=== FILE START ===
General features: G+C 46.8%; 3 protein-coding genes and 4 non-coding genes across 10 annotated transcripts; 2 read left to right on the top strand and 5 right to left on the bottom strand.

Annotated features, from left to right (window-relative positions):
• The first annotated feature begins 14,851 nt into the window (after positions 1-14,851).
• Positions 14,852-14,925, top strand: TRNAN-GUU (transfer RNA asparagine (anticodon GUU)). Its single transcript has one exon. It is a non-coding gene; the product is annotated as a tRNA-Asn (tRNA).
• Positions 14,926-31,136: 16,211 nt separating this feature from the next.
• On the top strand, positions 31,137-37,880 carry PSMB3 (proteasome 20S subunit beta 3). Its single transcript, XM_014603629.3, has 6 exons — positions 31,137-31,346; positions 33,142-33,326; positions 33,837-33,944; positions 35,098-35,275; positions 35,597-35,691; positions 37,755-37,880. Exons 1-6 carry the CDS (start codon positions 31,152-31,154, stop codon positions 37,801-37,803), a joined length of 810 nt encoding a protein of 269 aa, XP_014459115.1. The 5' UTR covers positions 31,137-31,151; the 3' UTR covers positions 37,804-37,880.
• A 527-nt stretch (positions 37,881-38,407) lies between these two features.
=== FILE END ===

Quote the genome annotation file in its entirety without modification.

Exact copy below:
General features: G+C 46.8%; 3 protein-coding genes and 4 non-coding genes across 10 annotated transcripts; 2 read left to right on the top strand and 5 right to left on the bottom strand.

Annotated features, from left to right (window-relative positions):
• The first annotated feature begins 14,851 nt into the window (after positions 1-14,851).
• Positions 14,852-14,925, top strand: TRNAN-GUU (transfer RNA asparagine (anticodon GUU)). Its single transcript has one exon. It is a non-coding gene; the product is annotated as a tRNA-Asn (tRNA).
• Positions 14,926-31,136: 16,211 nt separating this feature from the next.
• On the top strand, positions 31,137-37,880 carry PSMB3 (proteasome 20S subunit beta 3). Its single transcript, XM_014603629.3, has 6 exons — positions 31,137-31,346; positions 33,142-33,326; positions 33,837-33,944; positions 35,098-35,275; positions 35,597-35,691; positions 37,755-37,880. Exons 1-6 carry the CDS (start codon positions 31,152-31,154, stop codon positions 37,801-37,803), a joined length of 810 nt encoding a protein of 269 aa, XP_014459115.1. The 5' UTR covers positions 31,137-31,151; the 3' UTR covers positions 37,804-37,880.
• A 527-nt stretch (positions 37,881-38,407) lies between these two features.